Homeland Security is deploying X-ray scanners to inspect interior of vehicles crossing the border, according to documents obtained by a privacy group, raising new concerns about cancer and privacy risks.
Internal Homeland Security documents describing specifications for border-crossing scanners, which emit gamma or X-ray radiation to probe vehicles and their occupants, are raising new health and privacy concerns, CNET has learned.
Even though a public outcry has prompted Homeland Security to move away from adding X-ray machines to airports--it purchased 300 body scanners last year that used alternative technology instead--it appears to be embracing them at U.S.-Mexico land border crossings as an efficient way to detect drugs, currency, and explosives.
A 63-page set of specifications (PDF), heavily redacted, obtained by the Electronic Privacy Information Center through the Freedom of Information Act, says the scanners must "be based on X-Ray or gamma technology," which use potentially dangerous ionizing radiation at high energies, and "shall be capable of scanning cars, SUVs, motorcycles and busses."
"Society will pay a huge price in cancer because of this," John Sedat, professor of biochemistry and biophysics at the University of California at San Francisco, told CNET. Sedat has raised concerns about the health risks of X-ray scanners, and the European Commission in November prohibited their use in European airports.
The specifications do not say how Customs and Border Protection, or CBP, will notify people crossing the border about the radiation emitted by the devices, how frequently the devices will be tested to ensure they're operating properly, or whether travelers will be presented with a choice of declining the scan, which is an option at airport body scanners that use X-rays.
X-ray scanners made by American Science and Engineering are already in use at the busy San Ysidro, Calif., checkpoint. CBP, which says the level of radiation emitted falls within commonly accepted norms, is planning to announce details about the next round of scanner purchases on February 1.
Unlike, say, radio waves, ionizing radiation is dangerous because it can damage living tissue, rearrange chromosomes, and raise cancer risks. Whether the radiation is harmful depends on the dose: ionizing radiation at very low doses is ubiquitous in the environment, including from cosmic radiation, radon, and high-altitude air travel. Pregnant women are especially sensitive to high doses of ionizing radiation.
"This seems to be a massive escalation in the use of these systems," says Peter Rez, a professor of physics at Arizona State University who has studied the way the X-ray scanners work.
Rez says the name that Homeland Security has picked for its border scanners--"Low Energy Drive Through Portal Non-Intrusive Inspection Systems"--is highly misleading. "To call anything based on high energy X-rays 'low energy' is worse than 1984 doublespeak" because radiation emitted by the scanners "goes right through the person" sitting in a vehicle, he says. (High energy X-rays can penetrate not only human flesh, but steel plates that are multiple centimeters thick.)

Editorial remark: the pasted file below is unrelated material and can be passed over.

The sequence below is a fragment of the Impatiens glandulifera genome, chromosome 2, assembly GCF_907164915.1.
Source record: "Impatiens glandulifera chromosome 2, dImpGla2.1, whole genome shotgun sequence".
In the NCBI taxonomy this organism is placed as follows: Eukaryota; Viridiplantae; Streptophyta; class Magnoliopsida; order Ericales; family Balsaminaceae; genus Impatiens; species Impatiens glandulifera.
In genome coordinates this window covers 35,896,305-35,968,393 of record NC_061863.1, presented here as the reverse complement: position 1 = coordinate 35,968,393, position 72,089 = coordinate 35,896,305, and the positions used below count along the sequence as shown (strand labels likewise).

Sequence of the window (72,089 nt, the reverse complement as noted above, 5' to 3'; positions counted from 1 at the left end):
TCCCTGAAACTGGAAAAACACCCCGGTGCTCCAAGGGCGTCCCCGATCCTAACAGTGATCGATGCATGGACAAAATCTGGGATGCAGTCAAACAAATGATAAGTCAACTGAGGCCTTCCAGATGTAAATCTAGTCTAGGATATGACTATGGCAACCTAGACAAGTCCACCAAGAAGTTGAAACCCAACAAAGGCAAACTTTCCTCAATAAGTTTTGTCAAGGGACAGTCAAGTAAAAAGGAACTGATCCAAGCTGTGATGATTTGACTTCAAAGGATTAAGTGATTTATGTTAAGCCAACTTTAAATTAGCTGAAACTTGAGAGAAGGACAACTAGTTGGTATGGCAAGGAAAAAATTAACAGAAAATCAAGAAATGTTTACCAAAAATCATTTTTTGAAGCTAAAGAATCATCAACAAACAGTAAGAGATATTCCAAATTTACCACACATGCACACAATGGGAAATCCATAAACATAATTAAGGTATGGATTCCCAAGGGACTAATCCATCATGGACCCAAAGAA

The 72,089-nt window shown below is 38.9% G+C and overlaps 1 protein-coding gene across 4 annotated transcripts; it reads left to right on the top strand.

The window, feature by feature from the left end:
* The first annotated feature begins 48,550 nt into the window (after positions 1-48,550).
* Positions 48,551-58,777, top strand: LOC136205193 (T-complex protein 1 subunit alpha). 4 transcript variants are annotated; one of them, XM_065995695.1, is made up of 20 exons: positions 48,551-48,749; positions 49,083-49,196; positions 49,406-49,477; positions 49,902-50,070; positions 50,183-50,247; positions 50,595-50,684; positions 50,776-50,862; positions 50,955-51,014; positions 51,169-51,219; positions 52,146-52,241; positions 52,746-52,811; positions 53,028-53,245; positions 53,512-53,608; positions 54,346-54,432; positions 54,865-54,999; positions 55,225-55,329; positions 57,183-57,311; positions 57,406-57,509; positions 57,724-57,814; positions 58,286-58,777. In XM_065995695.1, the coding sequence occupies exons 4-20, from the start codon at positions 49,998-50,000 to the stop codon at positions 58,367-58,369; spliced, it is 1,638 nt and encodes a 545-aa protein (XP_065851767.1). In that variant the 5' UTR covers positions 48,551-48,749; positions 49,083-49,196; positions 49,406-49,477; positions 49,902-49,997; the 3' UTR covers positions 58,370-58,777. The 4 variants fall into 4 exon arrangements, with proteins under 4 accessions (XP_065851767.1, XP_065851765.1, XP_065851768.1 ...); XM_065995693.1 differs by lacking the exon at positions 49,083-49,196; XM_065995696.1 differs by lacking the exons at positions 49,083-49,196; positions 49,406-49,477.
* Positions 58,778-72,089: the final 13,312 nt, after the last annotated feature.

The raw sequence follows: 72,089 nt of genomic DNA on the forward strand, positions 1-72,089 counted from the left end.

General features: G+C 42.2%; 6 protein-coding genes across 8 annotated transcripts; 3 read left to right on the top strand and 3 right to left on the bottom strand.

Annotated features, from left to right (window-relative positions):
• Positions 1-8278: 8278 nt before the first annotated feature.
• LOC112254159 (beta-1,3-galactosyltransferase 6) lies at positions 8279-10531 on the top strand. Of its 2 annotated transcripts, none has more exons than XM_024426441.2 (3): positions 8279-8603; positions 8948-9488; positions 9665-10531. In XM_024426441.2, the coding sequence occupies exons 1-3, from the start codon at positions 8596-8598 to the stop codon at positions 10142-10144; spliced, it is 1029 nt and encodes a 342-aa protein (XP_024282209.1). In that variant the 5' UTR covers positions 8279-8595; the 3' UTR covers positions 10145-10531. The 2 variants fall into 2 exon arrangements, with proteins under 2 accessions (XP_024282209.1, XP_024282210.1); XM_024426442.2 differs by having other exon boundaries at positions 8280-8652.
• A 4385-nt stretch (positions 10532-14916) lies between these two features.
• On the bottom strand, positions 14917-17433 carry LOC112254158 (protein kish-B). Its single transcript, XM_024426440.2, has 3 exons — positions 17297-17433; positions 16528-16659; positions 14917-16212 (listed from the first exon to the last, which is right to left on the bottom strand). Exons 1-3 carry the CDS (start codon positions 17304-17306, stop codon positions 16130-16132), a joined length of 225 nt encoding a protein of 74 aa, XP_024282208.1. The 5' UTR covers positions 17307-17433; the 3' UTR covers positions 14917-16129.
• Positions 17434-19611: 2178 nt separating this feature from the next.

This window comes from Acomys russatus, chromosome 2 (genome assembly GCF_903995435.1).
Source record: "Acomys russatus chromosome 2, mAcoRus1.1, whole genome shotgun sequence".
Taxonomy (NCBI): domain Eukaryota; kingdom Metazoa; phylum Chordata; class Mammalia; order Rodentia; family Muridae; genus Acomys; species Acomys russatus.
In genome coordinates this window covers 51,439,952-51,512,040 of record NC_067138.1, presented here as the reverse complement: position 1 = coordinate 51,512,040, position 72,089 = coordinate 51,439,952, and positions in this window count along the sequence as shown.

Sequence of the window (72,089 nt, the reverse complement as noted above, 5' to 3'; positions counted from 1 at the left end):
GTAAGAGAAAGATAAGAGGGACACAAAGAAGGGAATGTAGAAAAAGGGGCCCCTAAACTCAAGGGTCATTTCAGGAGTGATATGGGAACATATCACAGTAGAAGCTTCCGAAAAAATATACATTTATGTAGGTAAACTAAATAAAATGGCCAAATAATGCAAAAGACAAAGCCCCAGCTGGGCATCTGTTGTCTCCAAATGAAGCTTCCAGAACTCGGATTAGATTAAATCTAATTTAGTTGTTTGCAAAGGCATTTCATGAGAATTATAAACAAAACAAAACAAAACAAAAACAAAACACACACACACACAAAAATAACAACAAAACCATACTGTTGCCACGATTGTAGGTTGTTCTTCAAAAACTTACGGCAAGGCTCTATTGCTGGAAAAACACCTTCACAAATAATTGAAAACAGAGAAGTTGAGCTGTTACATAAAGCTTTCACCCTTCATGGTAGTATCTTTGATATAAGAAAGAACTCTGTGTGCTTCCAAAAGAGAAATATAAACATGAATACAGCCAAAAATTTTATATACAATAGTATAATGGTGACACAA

For its part, Homeland Security says the dose is safe and based on commonly accepted government standards (PDF) established by the National Council on Radiation Protection and Measurement, which would permit 2,500 scans a year for each person. CBP's specifications also require the manufacturer to "perform an evaluation of the potential effect of radiation exposure on public safety on the proposed system." In addition, a CBP representative told CNET that the machines are currently only used in secondary inspections (most people go through just the primary inspection).
But Homeland Security did not respond, citing insufficient time, to a list of questions that CNET posed on Wednesday evening asking about independent testing that has been performed on the scanners that would measure the actual dose of radiation emitted. In the case of its airport scanners, Homeland Security's Transportation Security Administration initially promised to conduct such an analysis, but then backtracked, prompting criticism last fall from Sen. Susan Collins, a Maine Republican.
The dispute about radiation during border scans generally parallels the one about airport X-ray scanners, with Homeland Security saying they're safe, and researchers raising concerns that no independent testing has been done. A letter (PDF) that UCSF's Sedat and others sent the Department of Health and Human Services last year says that independent tests have not "been adequately performed for X-ray scanners, leaving us in a situation where a major untested technology is being used on a large segment of our population, and where any damage may not be apparent immediately, or recognized to be caused by the extra radiation exposure--an unprecedented state of affairs."